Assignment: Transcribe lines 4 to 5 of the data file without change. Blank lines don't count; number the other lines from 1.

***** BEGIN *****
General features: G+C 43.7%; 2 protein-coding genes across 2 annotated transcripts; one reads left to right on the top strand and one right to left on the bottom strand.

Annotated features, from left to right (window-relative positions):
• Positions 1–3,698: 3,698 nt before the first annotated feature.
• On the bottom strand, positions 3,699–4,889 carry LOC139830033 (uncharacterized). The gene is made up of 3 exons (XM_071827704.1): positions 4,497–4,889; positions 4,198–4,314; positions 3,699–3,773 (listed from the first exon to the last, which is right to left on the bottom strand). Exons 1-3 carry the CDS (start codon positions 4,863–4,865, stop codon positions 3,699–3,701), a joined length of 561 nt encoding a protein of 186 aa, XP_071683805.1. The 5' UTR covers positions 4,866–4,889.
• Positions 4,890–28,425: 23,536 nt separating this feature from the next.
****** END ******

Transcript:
• On the bottom strand, positions 3,699–4,889 carry LOC139830033 (uncharacterized). The gene is made up of 3 exons (XM_071827704.1): positions 4,497–4,889; positions 4,198–4,314; positions 3,699–3,773 (listed from the first exon to the last, which is right to left on the bottom strand). Exons 1-3 carry the CDS (start codon positions 4,863–4,865, stop codon positions 3,699–3,701), a joined length of 561 nt encoding a protein of 186 aa, XP_071683805.1. The 5' UTR covers positions 4,866–4,889.
• Positions 4,890–28,425: 23,536 nt separating this feature from the next.